tangible support is now desperately needed if we are to achieve our goals.
Here are the
mechanics of what we are asking you to do now. Send a check for $100.00 to
the below address:
Payable to :
Isle Royale Families & Friends Ass. (or IRFFA)
David C. Barnum
250 Briargate Rd.
Cary, IL 60013-2520
Please provide the
following information so that we can build a database:
City & State:___________________________ Zip:______________
Brief History: (See below)
A brief history of your family on the island is essential for our database.
Please provide names, DOB of the original purchaser(s) of your land and as much
detail as you can about your family history. Also, please provide us with the
above contact information of other family members interested in being part of
our group. At the moment our data base is limited. We include many families as
possible in our efforts. We are counting our active members to encourage all
interested family members to join IRFFA now.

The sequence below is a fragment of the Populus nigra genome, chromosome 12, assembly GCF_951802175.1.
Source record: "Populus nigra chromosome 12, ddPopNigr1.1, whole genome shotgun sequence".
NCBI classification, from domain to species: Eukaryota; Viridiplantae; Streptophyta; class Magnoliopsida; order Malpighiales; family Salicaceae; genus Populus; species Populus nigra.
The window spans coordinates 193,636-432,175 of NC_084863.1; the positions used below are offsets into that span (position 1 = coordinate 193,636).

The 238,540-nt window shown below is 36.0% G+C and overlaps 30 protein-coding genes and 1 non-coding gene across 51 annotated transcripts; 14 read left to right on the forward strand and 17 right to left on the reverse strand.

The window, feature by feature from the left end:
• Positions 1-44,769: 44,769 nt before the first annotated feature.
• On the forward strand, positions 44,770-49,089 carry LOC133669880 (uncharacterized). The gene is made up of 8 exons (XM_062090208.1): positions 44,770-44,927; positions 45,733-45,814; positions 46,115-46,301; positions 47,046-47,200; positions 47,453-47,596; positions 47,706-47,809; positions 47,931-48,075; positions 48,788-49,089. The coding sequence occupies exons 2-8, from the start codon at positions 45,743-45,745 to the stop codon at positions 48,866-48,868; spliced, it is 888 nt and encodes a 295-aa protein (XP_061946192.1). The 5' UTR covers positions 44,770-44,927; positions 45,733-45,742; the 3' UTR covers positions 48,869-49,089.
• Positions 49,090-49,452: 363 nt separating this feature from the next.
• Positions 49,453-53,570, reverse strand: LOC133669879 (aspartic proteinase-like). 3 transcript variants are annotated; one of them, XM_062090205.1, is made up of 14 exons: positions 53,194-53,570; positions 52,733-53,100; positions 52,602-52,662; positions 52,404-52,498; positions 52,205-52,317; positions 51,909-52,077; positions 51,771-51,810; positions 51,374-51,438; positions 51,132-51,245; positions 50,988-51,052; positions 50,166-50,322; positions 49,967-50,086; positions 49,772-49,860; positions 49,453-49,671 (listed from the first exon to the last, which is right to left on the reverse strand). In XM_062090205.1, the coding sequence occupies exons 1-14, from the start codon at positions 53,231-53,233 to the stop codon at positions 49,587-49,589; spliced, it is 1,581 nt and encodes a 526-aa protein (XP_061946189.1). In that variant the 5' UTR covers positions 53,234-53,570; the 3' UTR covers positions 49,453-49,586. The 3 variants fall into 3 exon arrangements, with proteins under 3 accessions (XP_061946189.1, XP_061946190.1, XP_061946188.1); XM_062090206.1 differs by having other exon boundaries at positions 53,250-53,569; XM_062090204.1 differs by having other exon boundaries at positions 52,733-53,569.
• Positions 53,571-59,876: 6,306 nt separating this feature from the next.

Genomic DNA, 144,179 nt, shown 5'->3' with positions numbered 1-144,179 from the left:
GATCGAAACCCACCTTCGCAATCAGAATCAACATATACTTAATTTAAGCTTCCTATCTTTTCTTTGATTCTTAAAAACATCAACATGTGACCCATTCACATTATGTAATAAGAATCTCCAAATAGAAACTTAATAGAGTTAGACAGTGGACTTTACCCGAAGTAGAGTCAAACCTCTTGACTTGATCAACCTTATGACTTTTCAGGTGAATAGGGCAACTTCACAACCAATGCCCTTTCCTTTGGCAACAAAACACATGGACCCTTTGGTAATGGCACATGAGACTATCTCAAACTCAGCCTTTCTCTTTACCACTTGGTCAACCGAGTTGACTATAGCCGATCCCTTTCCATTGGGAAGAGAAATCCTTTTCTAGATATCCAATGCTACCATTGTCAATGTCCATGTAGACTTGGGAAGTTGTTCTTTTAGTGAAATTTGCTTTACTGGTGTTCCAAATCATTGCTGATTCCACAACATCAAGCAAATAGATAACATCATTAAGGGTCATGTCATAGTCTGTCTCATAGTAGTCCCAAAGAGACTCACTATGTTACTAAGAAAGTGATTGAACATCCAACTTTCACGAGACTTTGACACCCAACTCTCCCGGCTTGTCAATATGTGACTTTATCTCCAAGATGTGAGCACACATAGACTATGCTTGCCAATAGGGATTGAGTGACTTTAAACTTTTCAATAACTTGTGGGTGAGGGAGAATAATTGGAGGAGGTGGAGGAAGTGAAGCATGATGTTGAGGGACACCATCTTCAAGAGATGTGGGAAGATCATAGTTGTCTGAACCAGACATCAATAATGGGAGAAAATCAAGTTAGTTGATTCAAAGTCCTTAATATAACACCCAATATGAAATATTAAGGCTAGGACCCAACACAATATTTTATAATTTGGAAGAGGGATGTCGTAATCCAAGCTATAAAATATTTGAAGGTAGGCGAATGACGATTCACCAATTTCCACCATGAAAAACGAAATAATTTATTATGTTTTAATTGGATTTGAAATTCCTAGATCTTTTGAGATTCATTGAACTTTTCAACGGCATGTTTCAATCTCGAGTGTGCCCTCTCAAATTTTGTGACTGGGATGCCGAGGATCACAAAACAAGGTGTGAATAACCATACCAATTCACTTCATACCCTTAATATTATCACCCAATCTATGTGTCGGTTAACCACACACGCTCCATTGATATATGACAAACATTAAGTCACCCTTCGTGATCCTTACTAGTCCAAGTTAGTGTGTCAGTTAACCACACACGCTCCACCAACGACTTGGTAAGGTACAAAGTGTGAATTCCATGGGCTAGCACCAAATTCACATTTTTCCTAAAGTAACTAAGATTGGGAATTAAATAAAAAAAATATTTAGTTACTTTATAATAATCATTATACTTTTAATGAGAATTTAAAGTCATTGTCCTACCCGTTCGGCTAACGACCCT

We hope that each
of you who hold this endeavor close to your heart will contribute the charter
membership fee as soon as possible. We also ask that you contact interested
family members to do the same.
Hounded by Regulations, even on
compliance professionals we deal with regulations all day long. Recently I
learned that even while on vacation we do not escape them. I just returned from
an unbelievably restful
vacation in a very remote and serene location. My wife
our four girls make this trip once a year to a cabin purchased by my grandfather
70 years ago. It is on a deserted 45 mile-long, 9 mile wide island in Lake
Superior. My grandfather stayed all summer and used the cabin to write many of